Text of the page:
I’ve seen many a Greek and Roman theater in my travels and usually harbor the “seen one, seen them all” mentality about them. But the ancient Roman theater at Aspendos, also a part of ancient Pamphilya, was worth seeing in its own right as it’s the most well persevered theater of the Roman world! Some say in all of antiquity.

Aspendos Theater

Aspendos Theater, photo by SALTOnline

It was built by architect Zeno in the reign of Roman emperor Marcus Aurelius (161-180 AD) and was dedicated to the Emperor and the Gods. With an impressive width of 315 feet, it can seat about 12,000 people.

Today the theater hosts an opera and ballet festival in the summer where you can get a full on experience of what it was like to watch a performance in ancient times.

Manavgat Waterfall

While en route to our next destination, we made a quick stop at the powerful and thunderous Manavgat waterfall. Not much to see here but the fall itself, though. The cool spray from the fall was refreshing and a nice respite from the sun.

Manavgat Waterfall, Turkey

3. Kaleköy & Kekova, the sunken city

Our next stop was the charming fishing village of Kaleköy. The village’s name means “castle village”, aptly named because of the large castle, built by the Knights of Rhodes, that dominates it from hilltop of the village.

Kaleköy, Turkey

The cute fishing village of Kaleköy



Kaleköy was the jump off point for our excursion to Kekova, a sunken city, which was also an old fishing village and an outpost for the Knights of Rhodes.

We boarded the boat and on our way passed nondescript ruins that seemed to have been picked up and dropped at different places in the sea.

Ruins in the sea, Kekova

Ruins in the sea on the way to Kekova

I was excited to finally have the chance to see Kekova, a city that sunk in the 2nd century AD after it was destroyed by an earthquake. I was ready to see the ancient harbor, stairs that descended into the sea and buildings buried beneath the water. Yes!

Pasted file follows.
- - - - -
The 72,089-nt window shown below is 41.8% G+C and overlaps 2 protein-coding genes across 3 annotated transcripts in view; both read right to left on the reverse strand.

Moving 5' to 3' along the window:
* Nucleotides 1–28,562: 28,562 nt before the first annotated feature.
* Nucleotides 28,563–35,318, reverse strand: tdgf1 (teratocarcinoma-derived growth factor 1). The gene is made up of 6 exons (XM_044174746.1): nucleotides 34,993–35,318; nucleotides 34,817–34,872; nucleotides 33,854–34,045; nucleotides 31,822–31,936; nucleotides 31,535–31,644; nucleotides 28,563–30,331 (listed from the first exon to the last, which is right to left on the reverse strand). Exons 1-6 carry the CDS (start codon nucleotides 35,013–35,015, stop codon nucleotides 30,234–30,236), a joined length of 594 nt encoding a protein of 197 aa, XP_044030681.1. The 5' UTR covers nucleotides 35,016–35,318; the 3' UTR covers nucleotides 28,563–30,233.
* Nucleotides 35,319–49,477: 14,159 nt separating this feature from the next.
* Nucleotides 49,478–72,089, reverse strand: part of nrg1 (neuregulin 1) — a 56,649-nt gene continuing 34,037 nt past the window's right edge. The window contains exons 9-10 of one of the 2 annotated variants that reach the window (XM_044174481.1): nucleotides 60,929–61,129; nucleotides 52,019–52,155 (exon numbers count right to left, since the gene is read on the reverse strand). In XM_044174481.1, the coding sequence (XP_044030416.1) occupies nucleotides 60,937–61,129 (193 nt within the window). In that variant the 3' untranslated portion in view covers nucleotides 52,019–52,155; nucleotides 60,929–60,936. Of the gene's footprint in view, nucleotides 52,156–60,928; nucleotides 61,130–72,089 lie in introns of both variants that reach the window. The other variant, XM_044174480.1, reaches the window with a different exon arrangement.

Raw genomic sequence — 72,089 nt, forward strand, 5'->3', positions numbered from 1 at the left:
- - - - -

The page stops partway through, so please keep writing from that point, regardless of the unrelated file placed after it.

But unfortunately, it was a bit of a letdown. Besides the beautiful blue water, it was hard to make out anything of the ruins. And our boat didn’t get very close to what was there.  So this, unfortunately, was a fail, in my book.


Kekova Ruins

The sea was pretty though!

4. Myra

Myra (mee-rah), was one of the six most important cities of ancient Lycia, a region made up of the mountainous inland and turquoise coasts of southwestern Turkey. The ancient Lycians remain a mysterious civilization today, but it is known that they were a highly advanced and independent matriarchal society. Something interesting of note is that everyone in a family took on their mother’s last name instead of the father’s.

Myra Turkey

The ruins of the ancient city of Myra consist of an impressive Lycian rock-cut necropolis. The honeycomb-like configuration consists of the tombs of rulers and their family members built into the cliff face, most likely housing one family per tomb.


Lycian Tombs

Lycian rock-cut Tombs

Why did they build their tombs so high up into the cliffs? It is said that they believed a mythical winged creature (maybe a griffin?) would find them and carry them into the afterlife.

The facades resemble Lycian houses and some are even multiple stories. But, I’m not sure how they created these rock-cut tombs. How’d they get so much detail carved so high up and then transport the bodies of their ancestors up there? We may never know but it’s quite an amazing site to see.